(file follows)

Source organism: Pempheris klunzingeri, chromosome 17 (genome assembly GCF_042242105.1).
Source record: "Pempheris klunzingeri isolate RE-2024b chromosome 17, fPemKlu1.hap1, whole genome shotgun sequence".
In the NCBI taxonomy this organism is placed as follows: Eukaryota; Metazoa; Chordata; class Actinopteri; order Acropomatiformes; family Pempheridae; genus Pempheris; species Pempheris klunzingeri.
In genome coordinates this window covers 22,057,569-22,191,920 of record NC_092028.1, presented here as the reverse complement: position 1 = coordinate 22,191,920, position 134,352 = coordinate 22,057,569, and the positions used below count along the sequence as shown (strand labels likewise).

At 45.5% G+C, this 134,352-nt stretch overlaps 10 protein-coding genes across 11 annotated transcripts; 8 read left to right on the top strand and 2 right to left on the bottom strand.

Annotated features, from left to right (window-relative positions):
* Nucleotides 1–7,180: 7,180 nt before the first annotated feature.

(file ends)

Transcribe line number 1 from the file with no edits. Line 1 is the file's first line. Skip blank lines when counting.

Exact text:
Source organism: Pempheris klunzingeri, chromosome 17 (genome assembly GCF_042242105.1).